These days, many people are looking to television to help make their periods of quarantine or self-isolation a little more bearable. If you’ve ever wondered how your favorite characters would react in similar circumstances, some shows have bottle episodes — stories where the action is contained to minimal settings, often taking place in a single room.
To help you stay sane while staying in, here are seven examples of great bottle episodes.
“The Gang Gets Quarantined” — It’s Always Sunny in Philadelphia season 9, episode 7
Sunny has plenty of excellent episodes that happen in one place, from “CharDee MacDennis: The Game of Games” to “The Gang Beats Boggs” — both of which are great examples of making the most of a limited setting. But “The Gang Gets Quarantined” is the closest we may get to see of how these degenerates would’ve reacted to COVID-19. The Gang’s quest to open for Boyz II Men (don’t ask) and Frank’s quest to be “pure” (really, don’t ask) collide in hilarious, delirious ways.
“The Chinese Restaurant” — Seinfeld season 2, episode 11
Although not the first bottle episode, “The Chinese Restaurant” is often considered the one that popularized the concept, especially in sitcoms. It’s not hard to see why — Elaine’s attempt to steal an egg roll off a customer’s plate is gut-bustingly awkward, and Jerry’s insistence on seeing a B-movie over having dinner with his uncle is peak minutiae from ‘the show about nothing.’ Most episodes on this list use the formula that Seinfeld pioneered here.
“The One Where No One’s Ready” — Friends season 3, episode 2
Friends got so much mileage out of Monica’s living room that it became the de facto place where important life events occurred. From Monica and Chandler’s engagement to the final goodbyes, it’s a wonder the group ever wandered outside those purple walls at all. So leave it to a relatively minor event — one that only Ross cares about — to truly define what made the room so special. Not only does the episode take place in one setting, but it also happens in real time, creating a race against the clock which amplifies Ross’s anxiety and the others’ indecisiveness for maximum comedic effect.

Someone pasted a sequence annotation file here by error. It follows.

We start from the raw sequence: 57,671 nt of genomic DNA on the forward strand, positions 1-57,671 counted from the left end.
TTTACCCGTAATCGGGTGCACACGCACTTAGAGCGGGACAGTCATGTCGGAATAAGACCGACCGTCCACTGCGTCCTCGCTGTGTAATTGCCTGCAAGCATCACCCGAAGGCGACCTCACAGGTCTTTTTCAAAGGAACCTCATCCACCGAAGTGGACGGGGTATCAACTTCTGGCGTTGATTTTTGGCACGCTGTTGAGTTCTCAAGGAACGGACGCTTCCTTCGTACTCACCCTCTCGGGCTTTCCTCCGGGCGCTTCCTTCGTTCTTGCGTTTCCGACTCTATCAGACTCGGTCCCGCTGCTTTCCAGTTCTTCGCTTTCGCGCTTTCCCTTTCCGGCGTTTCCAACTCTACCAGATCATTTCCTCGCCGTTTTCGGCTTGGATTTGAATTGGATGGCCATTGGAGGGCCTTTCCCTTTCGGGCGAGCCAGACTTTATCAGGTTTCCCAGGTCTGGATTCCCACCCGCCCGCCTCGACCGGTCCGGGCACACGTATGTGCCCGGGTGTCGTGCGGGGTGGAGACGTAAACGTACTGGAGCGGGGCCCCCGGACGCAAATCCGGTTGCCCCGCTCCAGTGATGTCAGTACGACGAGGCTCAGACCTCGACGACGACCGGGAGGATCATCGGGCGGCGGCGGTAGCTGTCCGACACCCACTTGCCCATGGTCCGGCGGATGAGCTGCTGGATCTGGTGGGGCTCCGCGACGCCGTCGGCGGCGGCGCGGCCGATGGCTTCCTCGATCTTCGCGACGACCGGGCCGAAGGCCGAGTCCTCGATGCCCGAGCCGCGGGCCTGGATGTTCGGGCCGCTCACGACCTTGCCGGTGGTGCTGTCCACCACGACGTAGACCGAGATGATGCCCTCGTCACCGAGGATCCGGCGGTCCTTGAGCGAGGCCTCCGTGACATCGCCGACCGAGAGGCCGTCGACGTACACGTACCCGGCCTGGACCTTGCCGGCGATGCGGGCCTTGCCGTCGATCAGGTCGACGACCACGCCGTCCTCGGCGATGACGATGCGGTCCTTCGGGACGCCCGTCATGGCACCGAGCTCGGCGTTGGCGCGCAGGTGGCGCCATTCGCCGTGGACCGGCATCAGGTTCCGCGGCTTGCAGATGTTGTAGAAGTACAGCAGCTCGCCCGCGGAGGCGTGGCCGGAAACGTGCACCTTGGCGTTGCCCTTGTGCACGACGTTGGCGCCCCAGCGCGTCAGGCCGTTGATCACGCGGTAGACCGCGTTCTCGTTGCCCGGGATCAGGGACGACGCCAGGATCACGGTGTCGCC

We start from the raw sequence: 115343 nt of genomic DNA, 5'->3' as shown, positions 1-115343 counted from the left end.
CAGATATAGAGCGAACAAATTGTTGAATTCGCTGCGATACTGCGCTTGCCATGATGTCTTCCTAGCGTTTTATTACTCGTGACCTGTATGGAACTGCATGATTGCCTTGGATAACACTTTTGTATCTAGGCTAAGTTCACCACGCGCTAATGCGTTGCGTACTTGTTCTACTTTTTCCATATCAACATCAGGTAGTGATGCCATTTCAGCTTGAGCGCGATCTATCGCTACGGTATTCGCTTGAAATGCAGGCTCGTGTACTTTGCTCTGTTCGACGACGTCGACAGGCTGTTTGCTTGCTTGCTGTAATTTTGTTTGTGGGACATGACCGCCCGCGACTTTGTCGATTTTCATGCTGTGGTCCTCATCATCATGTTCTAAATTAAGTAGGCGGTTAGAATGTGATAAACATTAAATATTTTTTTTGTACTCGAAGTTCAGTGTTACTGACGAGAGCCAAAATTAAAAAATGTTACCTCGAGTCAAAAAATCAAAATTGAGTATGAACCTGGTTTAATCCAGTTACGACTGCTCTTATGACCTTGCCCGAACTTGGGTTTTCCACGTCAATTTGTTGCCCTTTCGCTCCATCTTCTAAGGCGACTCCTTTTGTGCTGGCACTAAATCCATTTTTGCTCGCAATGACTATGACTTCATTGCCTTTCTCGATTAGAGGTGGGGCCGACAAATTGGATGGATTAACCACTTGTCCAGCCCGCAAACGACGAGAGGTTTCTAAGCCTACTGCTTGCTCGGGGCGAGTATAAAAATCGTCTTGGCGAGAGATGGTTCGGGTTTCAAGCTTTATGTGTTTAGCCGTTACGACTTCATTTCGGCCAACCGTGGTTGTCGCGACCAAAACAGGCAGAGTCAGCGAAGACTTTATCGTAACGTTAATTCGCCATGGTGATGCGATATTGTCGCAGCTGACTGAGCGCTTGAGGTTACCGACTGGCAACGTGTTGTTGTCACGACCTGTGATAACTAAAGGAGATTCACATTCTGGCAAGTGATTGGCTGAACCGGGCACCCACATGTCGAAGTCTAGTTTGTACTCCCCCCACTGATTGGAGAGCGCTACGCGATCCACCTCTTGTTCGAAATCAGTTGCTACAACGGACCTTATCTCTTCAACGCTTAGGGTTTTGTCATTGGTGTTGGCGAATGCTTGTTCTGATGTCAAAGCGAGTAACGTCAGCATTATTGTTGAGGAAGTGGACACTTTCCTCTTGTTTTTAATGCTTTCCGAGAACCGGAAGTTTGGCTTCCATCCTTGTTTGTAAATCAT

“Fly” — Breaking Bad season 3, episode 10
Vince Gilligan’s series has always been about frayed nerves and raw emotion, but this episode (directed by future and polarizing Star Wars director Rian Johnson) cranks up the tension by amplifying the claustrophobia in Walt and Jesse’s meth lab through the titular bug’s presence. What starts off as a minor annoyance soon acts as a barometer for the pressure that builds to a fever pitch between the two men who’ve irrevocably changed each other’s lives.
“Cooperative Calligraphy” — Community season 2, episode 8
From one of the most meta shows in the history of television comes a meditation on bottle episodes and their accompanying tropes. The question of whether the gags are meant to parody or pay tribute to bottle episodes is largely irrelevant when said gags come as hard and fast as they do here. And to think it all started with someone (or rather, something) stealing Annie’s pen.
“Tree House” — Drake & Josh season 4, episode 10
One of the supreme joys of my life was going back and finding out that Drake & Josh was just as funny as I remembered. Drake outlining the door in Magic Marker before actually cutting it out is classic, as is Megan’s decision to ditch her trapped brothers in favor of getting a snow cone. In a show filled with cartoonish antics, the final gag here is the closest this Nickelodeon series ever got to Looney Tunes and the zaniness of Wile E. Coyote and the Road Runner.
The entire first season of Cheers
Bottle episodes were originally meant to save on production costs so money didn’t have to be spent on multiple sets and locations. The producers for Cheers took this to the extreme in its first season: If it didn’t happen in the bar, it may as well have not happened. Romance, politics and drunken parties ensure that no one gets bored — even if the characters don’t actually go anywhere.